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I'm going to take a guess and say he was one of many small business private makers in New Mexico. I can't find reference to him in any of my searches so far.

Is that some writing on the outside of the holster, or just some random marks? What else can you tell us about it...like where you got it, when you got it, and what gun(s) fit in it? Looks to be in decent condition, and it's a style that's familiar to everyone here I think. I always think of holsters like that as a Jesse James style holster.
 

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The actual style is called a 'Slim Jim' - almost always a crossdraw - typically, they fit the Model 1851 Navy and the Model 1860 Army, but they could fit an SAA, as well.

This one shows the ejector rod's imprint.

After C&WAS got up and rolling, leathermakers popped up and died away like mushrooms - with little documentation save for what print ads they may've engendered, and that's a pity, because some were pretty talented guys.
 

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The stitching is good and the rivet looks somewhat old school, but I'm thinking it's no older than about middle 20th century. It's stamped, not carved. The maker stamp looks pretty modern.
Here is another one: Old New Mexico marked Colt holster | #19840103
The main continuous border stamp on this holster is one I first saw in the 1980s on I think a Ted Blocker rig that Thell Reed used for fast draw shooting. I liked the stamp so bought it from Tandys. That makes me think this is a more current holster like what you’re saying. But I’m thinking even a little newer. Unless that stamp is a modern copy of an old one. But I don’t recall seeing it in real old holsters before. If it was made within the last forty years, the maker had/has an excellent historical sense. Other than that stamp, it looks pretty old and still might be.
 

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Shops like 'Wild Rose Trading Co' and 'Old West Reproduction' did this sort of work for the more historically-minded, and their work was letter-perfect.

There were a 'lot' of modern day leather makers who paid close attention to detail, but their output was always on the low side.
 

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Here are a few more that I have acquired. Thank you everyone for your input.
View attachment 745387
In Red Nichol's holster blog the other day he did a write up on a holster maker named Wyeth who made holster stamped with various store's propriety names. I think usually without his own stamp on them. A common stamp he used was a cowboy on horseback, pressed into the leather actually. I can't find Red's article now but your second holster looks just like it from my memory at least.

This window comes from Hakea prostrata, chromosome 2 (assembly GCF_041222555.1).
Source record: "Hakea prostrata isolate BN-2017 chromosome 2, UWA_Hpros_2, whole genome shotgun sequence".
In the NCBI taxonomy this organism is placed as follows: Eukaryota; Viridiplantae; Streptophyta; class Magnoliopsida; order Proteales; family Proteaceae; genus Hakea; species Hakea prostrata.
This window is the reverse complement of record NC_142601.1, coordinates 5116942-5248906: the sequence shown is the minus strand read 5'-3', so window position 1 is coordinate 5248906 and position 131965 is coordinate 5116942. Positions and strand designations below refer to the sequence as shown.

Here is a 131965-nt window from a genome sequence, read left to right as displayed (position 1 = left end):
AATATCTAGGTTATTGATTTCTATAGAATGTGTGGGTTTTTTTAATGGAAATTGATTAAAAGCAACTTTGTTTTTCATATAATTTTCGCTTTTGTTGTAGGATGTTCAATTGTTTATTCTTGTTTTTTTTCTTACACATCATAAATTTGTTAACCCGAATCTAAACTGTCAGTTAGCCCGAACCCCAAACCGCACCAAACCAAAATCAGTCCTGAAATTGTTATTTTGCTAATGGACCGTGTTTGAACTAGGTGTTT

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Wyeth did make a lot of holsters - both for his own shop and for the trade as well.

The 'Slim Jim' was/is as common as the 'Mexican Loop' during the era and was almost de rigeur for one carrying a long-barrelled revolver crossdraw.

Guys wanting to replicate the older cowboy in SASS' 'Classic Cowboy' or NCOWS like them, but shooting rules preclude their use because the muzzle can cross another shooter on the line.
 

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I agree, everyone and their brother started making leather cowboy gear during the 90s-2000s for CAS. I see a lot that are pretty junky, but the OP's looks nicer. I bought a gunbelt the other day used, from a recent maker I didn't know, but since he's in Arizona I had to try it. It's pretty nice, Cochise Leather by a David LaFlair. Still around, they have a site and make saddles too, a good sign.
 

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Ryan- check your PM or give me a call please! Jim
 

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I agree, everyone and their brother started making leather cowboy gear during the 90s-2000s for CAS. I see a lot that are pretty junky, but the OP's looks nicer. I bought a gunbelt the other day used, from a recent maker I didn't know, but since he's in Arizona I had to try it. It's pretty nice, Cochise Leather by a David LaFlair. Still around, they have a site and make saddles too, a good sign.
Andy Anderson started out as a saddlemaker & look @ what he accomplished after he quit working for Arvo
 

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The rivet in the belt loop gives it away as modern…
 
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